On 29 April 2014, the Centre welcomed Prof Stephen Driscoll (Director of the Centre) and Dr Ewan Campbell to discuss ‘How British is Scotland? Archaeological Origins of Scotland’. This continued the ongoing ‘How British is Scotland?’ series and follows Prof Bill Sweeney’s lecture. Below is this listener’s brief summary of the lecture.
Prof Driscoll began this two-part lecture with a discussion of the methodology of Scottish archaeology. The discipline of archaeology is the search for relics to help us better understand ourselves. This material culture is mute and therefore malleable, and as a result, it can be appropriated by political commentators to further their own ends. There is a general suspicion of ethnic labels in modern archaeology, now regarded as antiquated and artificial constructs subject to manipulation.
Attempting to identify early archaeological remains as ‘Scottish’ is fraught with difficulty, primarily due to geographical distribution and regional variation. Heavy silver chains found at Whitecleugh (and other areas in Britain) have been dubbed ‘Pictish’, yet similar artefacts have been found across Britain, and only three of the ten surviving chains were discovered in the accepted boundaries of the Pictish kingdom.
Similarly, Grooved ware pots were originally believed to be unique to Orkney but other examples have been found all over Britain, especially in Wessex. The extreme regional variation in Scotland is shown in the neolithic carved stone balls found in abundance in Aberdeenshire, but very scarce elsewhere. While Megalithic standing stones may be regarded as iconic examples of Scottish archaeology, they are found throughout Europe.
Round houses were a universal feature of early Britain, and they were open to adaptation based on the immediate environment, as shown by the ‘Scottish’ crannog. Prof Driscoll emphasised that houses are the most ‘highly expressive source of knowledge’ for archaeologists, and can attain global significance that transcends national boundaries, such as Skara Brae.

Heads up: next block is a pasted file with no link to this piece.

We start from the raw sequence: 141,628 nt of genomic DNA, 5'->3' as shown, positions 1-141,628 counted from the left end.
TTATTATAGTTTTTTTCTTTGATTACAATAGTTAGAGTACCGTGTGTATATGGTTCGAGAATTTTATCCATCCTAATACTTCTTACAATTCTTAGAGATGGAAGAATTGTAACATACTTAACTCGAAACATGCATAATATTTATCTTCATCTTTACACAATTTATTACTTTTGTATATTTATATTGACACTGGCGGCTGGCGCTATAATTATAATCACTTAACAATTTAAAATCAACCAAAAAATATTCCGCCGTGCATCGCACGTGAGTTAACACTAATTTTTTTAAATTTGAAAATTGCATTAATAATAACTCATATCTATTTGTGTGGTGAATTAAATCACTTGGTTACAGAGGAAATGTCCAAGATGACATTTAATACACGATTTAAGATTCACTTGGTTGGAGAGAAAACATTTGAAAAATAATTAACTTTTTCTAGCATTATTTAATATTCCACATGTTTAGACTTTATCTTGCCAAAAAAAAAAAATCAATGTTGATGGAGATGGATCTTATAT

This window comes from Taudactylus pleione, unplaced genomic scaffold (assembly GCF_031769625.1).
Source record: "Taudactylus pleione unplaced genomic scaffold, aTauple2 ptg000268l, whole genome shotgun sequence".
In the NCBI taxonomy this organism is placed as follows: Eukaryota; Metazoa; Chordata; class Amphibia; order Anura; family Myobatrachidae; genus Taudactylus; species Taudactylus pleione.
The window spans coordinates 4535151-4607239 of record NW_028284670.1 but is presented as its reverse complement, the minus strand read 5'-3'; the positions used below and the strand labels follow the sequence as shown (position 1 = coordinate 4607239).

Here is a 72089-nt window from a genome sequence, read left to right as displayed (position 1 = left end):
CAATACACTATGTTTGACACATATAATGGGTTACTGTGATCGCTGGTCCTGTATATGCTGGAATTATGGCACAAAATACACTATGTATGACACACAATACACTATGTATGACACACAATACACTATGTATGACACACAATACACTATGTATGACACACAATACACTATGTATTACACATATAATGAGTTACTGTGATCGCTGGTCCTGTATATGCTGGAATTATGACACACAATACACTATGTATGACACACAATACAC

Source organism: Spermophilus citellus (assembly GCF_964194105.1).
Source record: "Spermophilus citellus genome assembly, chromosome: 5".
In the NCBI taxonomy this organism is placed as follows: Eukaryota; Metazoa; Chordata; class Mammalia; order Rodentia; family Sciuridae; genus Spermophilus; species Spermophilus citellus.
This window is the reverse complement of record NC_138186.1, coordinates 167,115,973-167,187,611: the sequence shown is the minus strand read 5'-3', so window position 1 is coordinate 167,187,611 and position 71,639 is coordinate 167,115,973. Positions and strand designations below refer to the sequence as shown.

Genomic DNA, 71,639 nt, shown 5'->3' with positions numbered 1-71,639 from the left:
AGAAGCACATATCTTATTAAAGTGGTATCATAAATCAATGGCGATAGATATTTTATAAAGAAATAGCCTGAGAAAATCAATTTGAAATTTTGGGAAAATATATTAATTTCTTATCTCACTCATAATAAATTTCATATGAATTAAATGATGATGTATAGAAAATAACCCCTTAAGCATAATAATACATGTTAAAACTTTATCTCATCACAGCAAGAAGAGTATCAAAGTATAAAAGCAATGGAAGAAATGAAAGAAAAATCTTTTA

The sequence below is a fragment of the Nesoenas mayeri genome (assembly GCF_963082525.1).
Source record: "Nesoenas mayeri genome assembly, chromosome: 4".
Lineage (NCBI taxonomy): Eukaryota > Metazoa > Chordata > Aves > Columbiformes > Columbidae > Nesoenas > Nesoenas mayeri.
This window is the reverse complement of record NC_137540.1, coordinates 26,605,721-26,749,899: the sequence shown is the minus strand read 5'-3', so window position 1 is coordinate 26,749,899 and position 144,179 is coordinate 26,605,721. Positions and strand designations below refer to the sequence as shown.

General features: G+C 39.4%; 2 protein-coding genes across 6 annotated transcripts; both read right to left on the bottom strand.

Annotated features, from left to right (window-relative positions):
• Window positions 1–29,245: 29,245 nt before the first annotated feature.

Literature can ‘package’ material in a concerted effort to express ‘Scottishness’, as shown by Allen and Anderson’s ‘The Early Christian Monuments of Scotland’ (1903). Prof Driscoll even suggested that even though Historic Scotland publications were valid educational tools, they also reinforced national boundaries and enhanced the ‘brand’ of Scotland. Perhaps in contrast, the National Museum of Scotland’s recent ‘Early People’ display adopted a ‘political detached’ approach, differing significantly from the medieval gallery on the floor above which overflows with patriotic imagery.
Continuing the lecture, Dr Ewan Campbell began with a discussion of the complex and varied origin myths of the Scottish nation which range from Ireland, Spain, Scythia and Norway. The shifting ethnicities were summed up in this glib statement in ’1066 And All That’ by Sellar and Yeatman:
‘The Scots (originally Irish, but by now Scotch) were at this time inhabiting Ireland, having driven the Irish (Picts) out of Scotland; while the Picts (originally Scots) were now Irish (living in brackets) and vice versa. It is essential to keep these distinctions clearly in mind (and verce visa).’
In the Victorian period, a general consensus supporting the Irish origin emerged, yet Dr Campbell challenged this ‘Irish invasion’ when he found little archaeological evidence to support the theory. In 2001, he argued the sea was a linking mechanism and the true dividing line was the ‘Spine of Britain’. The public reaction to this new theory was fierce and Dr Campbell suggested a convincing psychological reason for this outcry. When toddlers are inevitably separated from their mothers or fathers they often latch onto a ‘transitional object’, like a teddy bear. Later in life, they attempt to ‘heal’ this separation through identification with an ‘abstract motherland’, and thus, when these ideas of origins are attacked it instils the ‘primal fear of abandonment’.
Since at least c.600, Scotland has been regarded as on the periphery of European civilisation. In c. 690, Adomnán described the British Isles as lying ‘at the remotest ends of the earth’. However, Dr Campbell argued that Scotland made several important contributions, including the Book of Kells, a fusion of German, Celtic, Pictish and Roman styles, insular art:
Iona was a hub of intellectual innovation, as evidenced by Adomnán’s output, and Scotland was also immersed in the mainstream of European culture through trade routes: pottery from sixth century Carthage has been found in Iona and an eastern Mediterranean amphora has been found in Rhynie.
Dr Campbell concluded by asserting that identity was fluid in this ‘Age of Migratory Ideas’, but Scotland was a ‘cultural powerhouse’ and only peripheral in a strict geographical sense.
Summary by Ross Crawford (PhD Researcher)